The GOP's struggle over its future and the party's fitful steps to attract minorities are on full display in the differing responses of Republican governors to a major Supreme Court case on voting rights.
The court will hear arguments April 29 about whether federal oversight of election procedures should continue in 16 states, mainly in the South, with a history of preventing blacks, Hispanics and other minorities from voting.
In 2006, as Republicans sought to improve their standing with minorities in advance of congressional elections, the GOP-controlled Congress extended for 25 years the Voting Rights Act provision that says the Justice Department must approve any changes in how elections are conducted. Republican President George W. Bush signed the extension into law.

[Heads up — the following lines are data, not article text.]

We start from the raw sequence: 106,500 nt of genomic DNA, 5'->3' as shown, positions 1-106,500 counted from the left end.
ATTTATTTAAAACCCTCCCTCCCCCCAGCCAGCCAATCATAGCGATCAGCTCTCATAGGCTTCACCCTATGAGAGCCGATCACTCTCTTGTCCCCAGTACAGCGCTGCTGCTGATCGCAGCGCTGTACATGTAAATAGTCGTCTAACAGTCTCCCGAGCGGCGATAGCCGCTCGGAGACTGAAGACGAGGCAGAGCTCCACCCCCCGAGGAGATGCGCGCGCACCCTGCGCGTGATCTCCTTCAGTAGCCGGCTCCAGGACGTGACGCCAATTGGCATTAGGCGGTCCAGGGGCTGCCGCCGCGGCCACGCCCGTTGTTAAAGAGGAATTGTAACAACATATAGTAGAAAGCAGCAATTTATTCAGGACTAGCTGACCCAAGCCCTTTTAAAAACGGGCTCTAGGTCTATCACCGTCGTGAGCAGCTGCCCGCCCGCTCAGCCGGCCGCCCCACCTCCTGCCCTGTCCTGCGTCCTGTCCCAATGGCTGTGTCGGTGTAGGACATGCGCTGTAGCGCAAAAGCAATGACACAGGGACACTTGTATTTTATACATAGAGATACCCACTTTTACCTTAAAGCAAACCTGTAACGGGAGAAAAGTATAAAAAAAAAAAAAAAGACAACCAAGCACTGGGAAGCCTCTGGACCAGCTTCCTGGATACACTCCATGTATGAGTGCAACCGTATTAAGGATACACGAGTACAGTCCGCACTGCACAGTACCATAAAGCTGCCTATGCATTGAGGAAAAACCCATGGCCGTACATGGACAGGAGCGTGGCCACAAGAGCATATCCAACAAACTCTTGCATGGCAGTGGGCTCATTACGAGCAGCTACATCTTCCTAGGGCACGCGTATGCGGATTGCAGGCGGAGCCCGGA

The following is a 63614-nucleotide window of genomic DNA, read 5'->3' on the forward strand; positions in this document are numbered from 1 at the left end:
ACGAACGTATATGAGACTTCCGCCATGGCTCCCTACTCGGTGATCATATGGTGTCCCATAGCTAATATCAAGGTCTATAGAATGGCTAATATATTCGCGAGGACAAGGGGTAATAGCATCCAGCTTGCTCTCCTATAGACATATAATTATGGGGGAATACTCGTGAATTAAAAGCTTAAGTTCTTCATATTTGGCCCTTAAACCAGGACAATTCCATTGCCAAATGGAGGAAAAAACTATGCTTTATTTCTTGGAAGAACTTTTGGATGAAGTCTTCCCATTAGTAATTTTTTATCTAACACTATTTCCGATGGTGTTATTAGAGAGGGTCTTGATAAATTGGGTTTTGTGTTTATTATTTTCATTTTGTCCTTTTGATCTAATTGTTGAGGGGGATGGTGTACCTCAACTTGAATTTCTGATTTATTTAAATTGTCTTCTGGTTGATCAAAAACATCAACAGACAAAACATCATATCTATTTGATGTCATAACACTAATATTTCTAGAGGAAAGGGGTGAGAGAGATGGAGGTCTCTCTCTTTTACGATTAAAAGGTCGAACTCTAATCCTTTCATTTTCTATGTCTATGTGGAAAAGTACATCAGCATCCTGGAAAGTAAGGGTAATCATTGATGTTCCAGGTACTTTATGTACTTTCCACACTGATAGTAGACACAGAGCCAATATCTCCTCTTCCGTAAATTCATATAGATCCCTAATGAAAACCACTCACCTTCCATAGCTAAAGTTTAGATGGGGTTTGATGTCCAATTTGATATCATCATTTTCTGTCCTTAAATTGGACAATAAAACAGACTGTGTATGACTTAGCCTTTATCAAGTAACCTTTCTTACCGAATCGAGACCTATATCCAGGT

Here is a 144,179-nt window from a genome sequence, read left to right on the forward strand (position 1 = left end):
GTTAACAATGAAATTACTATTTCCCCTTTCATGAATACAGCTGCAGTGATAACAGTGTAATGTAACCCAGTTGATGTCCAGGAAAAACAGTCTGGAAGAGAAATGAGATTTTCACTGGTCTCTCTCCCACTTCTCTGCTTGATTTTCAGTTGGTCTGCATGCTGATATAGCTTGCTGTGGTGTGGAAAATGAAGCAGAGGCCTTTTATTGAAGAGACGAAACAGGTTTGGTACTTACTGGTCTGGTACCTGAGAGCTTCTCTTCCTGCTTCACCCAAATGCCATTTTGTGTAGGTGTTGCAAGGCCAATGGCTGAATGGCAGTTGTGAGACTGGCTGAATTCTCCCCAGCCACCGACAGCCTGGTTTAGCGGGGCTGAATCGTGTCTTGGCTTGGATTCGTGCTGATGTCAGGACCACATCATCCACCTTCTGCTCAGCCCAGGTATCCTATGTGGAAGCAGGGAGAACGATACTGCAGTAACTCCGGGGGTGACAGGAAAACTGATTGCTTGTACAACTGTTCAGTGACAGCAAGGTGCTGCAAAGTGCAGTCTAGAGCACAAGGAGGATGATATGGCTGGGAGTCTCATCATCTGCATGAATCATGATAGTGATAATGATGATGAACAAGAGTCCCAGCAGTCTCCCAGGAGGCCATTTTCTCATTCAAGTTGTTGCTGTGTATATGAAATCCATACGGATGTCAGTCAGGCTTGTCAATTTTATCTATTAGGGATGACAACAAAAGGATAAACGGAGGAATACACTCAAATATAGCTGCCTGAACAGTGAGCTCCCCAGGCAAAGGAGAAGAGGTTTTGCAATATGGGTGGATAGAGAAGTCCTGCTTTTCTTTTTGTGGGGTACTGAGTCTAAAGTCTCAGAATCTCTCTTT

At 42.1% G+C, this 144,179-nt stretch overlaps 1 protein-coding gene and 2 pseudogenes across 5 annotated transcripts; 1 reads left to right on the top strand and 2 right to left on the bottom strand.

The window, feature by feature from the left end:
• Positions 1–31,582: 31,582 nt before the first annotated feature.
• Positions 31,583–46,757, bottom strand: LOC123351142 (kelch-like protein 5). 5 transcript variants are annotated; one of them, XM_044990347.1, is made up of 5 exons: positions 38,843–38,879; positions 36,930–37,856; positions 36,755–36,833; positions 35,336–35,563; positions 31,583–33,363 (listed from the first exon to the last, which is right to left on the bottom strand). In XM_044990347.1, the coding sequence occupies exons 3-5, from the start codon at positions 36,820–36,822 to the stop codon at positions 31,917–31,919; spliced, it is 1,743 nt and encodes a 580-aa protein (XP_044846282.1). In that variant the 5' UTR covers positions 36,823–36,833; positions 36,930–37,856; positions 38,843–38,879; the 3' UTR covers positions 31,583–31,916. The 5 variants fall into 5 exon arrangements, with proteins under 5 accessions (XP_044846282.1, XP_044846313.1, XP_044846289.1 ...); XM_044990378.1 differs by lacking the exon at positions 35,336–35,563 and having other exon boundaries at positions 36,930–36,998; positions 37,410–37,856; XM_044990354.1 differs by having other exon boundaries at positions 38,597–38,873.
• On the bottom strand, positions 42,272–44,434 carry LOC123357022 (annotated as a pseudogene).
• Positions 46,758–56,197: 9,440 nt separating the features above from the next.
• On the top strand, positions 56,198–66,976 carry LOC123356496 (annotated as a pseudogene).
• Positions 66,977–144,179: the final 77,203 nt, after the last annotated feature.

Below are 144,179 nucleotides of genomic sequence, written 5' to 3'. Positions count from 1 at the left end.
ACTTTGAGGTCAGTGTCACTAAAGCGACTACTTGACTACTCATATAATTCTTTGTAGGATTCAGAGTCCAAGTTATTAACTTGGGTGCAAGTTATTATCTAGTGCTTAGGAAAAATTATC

But some Republicans said the extension was not merited and that some states were being punished for their racist past. A legal challenge has made its way to the high court.
GOP Govs. Sonny Perdue of Georgia and Bob Riley of Alabama have asserted in court filings that the continued obligation of their states to get advance approval for all changes involving elections is unnecessary and expensive in view of significant progress they have made to overcome blatant and often brutal discrimination against blacks.
Perdue pointed out that President Barack Obama did better in Georgia than did Democratic nominees John Kerry in 2004 and Al Gore in 2000.